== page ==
[R-SIG-Mac] Libre SSL bug on MacOS Monterey => error in download.file()

Petr Bouchal pbouch@| @end|ng |rom gm@||@com
Mon Feb 14 10:22:55 CET 2022

Just an update: this particular issue (MacOS Libre SSL on Monterey vs. a particular cert/domain) is resolved in MacOS 12.3 beta (21E5206e) on M1 using the standard R 4.1.2 Arm64 binary. 

Secure connections to the previously problematic server are now opened correctly in {curl}, curl in shell as well as download.file() without needing to switch SSL backends. 

This is probably because the MacOS 12.3 beta comes with Libre SSL 3.3.5. Presumably this change resolves other similar issues with SSL on MacOS as well.

Kind regards

> On 13. 1. 2022, at 2:56, Kasper Daniel Hansen <kasperdanielhansen using gmail.com> wrote:
> I am not an expert, but it seems to me that switching the backend is a
> runtime setting. Couldn't we detect which version of OS X we're running and
> then select the backend conditionally on that test?
> Best,
> Kasper
> On Wed, Jan 12, 2022 at 5:12 PM Jeroen Ooms <jeroenooms using gmail.com> wrote:
>> On Wed, Jan 12, 2022 at 10:05 PM Simon Urbanek
>> <simon.urbanek using r-project.org> wrote:
>>> Yes, but if you are using an old version of R on a new system, you have
>> a lot of other worries - you can't expect new technologies to work with old
>> software. CURL itself has fewer evolution issues than SSL libraries. As I
>> said, I am a big proponent of re-using system libraries as much as
>> possible, but, for example, High Sierra doesn't ship with ST back-end
>> support, so using a static version that does is better there as Apple
>> doesn't not maintain the curl CAs but it does the system ones so it's
>> arguably better. The current issue is quite curious since breaking on the
>> latest system is quite unusual, just preferring ST works only because it is
>> the latest system that breaks and it has the ST option.
>>> As Brian pointed out static curl has its own issues since its pkg-config
>> flags are broken - that's why I have not activated the add-on recipes by
>> default, I have seen those issues before.
>>> For R itself there are thee options:
>>> a) add CURL_SSL_BACKEND=${CURL_SSL_BACKEND-'SecureTransport'} to
>> $R_HOME/etc/Renviron of the distribution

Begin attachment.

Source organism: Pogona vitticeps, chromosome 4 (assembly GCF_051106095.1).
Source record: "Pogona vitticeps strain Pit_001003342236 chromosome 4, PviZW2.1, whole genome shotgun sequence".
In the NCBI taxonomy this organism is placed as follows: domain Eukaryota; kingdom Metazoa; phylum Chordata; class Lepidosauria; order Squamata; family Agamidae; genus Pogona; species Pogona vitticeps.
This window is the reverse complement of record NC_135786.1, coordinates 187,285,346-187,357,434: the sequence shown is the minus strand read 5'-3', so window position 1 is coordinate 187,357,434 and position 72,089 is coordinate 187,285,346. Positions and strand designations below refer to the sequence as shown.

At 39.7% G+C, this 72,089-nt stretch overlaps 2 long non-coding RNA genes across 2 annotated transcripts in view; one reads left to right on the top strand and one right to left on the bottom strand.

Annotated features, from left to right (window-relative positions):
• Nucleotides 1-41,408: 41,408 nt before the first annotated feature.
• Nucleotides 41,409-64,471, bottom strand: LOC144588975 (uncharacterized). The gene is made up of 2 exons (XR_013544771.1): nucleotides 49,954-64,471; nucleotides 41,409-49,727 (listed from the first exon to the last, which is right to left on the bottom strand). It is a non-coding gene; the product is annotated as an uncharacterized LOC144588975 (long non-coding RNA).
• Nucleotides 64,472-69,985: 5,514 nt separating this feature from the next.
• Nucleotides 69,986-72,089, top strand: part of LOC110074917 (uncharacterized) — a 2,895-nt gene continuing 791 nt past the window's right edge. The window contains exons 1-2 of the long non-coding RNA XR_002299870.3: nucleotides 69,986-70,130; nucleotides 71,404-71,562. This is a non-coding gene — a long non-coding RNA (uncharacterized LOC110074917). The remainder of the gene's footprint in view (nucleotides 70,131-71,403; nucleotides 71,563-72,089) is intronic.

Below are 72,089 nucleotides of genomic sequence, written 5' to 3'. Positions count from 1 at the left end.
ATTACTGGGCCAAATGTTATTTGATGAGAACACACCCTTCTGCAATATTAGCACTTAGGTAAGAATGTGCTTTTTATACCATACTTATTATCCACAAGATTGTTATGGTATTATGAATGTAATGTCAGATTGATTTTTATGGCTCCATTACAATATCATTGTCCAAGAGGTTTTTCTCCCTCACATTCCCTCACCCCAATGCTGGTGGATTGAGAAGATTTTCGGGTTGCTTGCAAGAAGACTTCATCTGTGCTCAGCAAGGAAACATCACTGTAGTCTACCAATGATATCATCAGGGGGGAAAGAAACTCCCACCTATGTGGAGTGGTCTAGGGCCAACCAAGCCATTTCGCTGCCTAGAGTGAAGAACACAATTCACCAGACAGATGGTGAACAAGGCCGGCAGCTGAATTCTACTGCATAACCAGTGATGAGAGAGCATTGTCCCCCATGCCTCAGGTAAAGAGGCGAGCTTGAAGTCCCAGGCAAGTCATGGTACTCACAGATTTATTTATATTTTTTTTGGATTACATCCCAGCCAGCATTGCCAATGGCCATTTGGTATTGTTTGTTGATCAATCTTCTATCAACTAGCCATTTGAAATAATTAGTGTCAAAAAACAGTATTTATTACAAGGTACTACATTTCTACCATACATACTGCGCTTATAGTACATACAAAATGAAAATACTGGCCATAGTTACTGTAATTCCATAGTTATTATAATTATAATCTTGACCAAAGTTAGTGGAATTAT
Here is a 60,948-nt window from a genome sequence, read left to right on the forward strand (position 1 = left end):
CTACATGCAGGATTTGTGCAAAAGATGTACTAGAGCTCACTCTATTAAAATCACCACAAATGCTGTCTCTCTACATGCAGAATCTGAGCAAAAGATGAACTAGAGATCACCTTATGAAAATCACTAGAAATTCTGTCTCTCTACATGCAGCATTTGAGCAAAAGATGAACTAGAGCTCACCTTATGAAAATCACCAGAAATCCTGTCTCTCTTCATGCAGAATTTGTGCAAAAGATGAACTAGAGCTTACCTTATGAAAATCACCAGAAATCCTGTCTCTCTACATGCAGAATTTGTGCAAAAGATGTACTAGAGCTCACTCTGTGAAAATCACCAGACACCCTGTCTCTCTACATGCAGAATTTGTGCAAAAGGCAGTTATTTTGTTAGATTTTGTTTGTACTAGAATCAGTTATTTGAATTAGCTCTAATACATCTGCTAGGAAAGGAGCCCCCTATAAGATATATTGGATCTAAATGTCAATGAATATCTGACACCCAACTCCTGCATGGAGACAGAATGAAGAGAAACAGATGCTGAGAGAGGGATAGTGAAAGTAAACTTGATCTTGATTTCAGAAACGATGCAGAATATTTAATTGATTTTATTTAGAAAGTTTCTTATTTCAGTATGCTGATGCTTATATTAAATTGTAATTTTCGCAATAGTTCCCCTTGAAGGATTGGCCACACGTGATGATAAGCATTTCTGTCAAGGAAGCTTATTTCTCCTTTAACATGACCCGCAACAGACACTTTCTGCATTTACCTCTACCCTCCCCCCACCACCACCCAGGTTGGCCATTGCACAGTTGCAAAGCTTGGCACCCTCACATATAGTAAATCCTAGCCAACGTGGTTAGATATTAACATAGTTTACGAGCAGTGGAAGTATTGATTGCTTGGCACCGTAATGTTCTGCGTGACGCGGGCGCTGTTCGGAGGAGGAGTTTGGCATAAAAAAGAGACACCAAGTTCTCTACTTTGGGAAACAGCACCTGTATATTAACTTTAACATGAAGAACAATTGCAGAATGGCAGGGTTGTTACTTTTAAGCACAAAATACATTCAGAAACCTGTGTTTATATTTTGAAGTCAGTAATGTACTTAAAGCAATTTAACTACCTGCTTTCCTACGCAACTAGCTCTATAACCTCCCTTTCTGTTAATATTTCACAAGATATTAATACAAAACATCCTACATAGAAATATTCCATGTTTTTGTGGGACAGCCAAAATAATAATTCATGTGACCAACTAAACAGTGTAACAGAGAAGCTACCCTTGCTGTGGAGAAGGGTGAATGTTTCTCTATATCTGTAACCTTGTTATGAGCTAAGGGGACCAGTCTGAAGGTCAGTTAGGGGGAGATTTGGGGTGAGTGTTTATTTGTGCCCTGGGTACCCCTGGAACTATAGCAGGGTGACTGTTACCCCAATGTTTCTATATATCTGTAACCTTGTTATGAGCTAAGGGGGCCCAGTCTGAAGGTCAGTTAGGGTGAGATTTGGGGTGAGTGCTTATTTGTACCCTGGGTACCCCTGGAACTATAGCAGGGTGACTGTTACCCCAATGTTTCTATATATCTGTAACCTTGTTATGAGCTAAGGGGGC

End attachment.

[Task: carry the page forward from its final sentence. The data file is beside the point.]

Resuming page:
>>> b) add something like your
>> https://github.com/r-devel/r-svn/pull/75/commits/79b22b461e527e8a46de84c145e8e5fb59e75d14
>> to R
>>> c) build against static libcurl
>>> The big advantage of the first one is that it applies to all processes,
>> so even command line curl will then work and so will all packages.
>>> The drawback of the second one is that it only applies the R itself. The
>> third one could be done both for R and packages, but causes headaches resp.
>> requires slight patching of libcurl.pc. The advantage is that it can bring
>> more recent curl to all older systems.
>>> I don't have a strong opinion. I am not thrilled with option b) because
>> that is a hack just to react to something which is never a good idea from
>> maintenance point of view (we would require all curl-based code to use it).
>> So I think a) and c) are more palatable with a) having the benefit of
>> handling non-R cases. A slight benefit of c) is that some dependencies
>> require more recent curl version than provided by older systems, so that
>> would cover it at the cost of maintaining the curl binaries. Finally, the
>> real benefit of c) is that if Apple screws things up even more we don't
>> care - we may not be at that point yet, though.
>> I don't think apple screwed up per se; they probably tested several
>> configurations and picked this one to be the safest default. TLS is a
>> complex protocol with many versions and implementations; if some weird
>> server uses some non-standard cipher or unusual response, it may just
>> depend on the TLS library if it can handle that. I'm sure you'll be
>> able to find counter examples where libre/openssl works and
>> SecureTransport does not. For example, a case that we often encounter
>> on Windows are corporate networks which require connecting via
>> authenticated proxy servers or using a TLS client cert, which only
>> works on certain back-ends, see the table in:
>> https://cran.r-project.org/web/packages/curl/vignettes/windows.html
>> So I much favor of option A. This introduces the least complexity, and
>> keeps the ability for users to undo our change and switch back to
>> CURL_SSL_BACKEND=openssl in their .Renviron. Also it is a big benefit
>> in practice that curl in R behaves the same as command line curl on
>> that same machine, in order to narrow down if a connection problem is
>> a bug in our R code, or if it also exists outside of R.
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> -- 
> Best,
> Kasper
> 	[[alternative HTML version deleted]]
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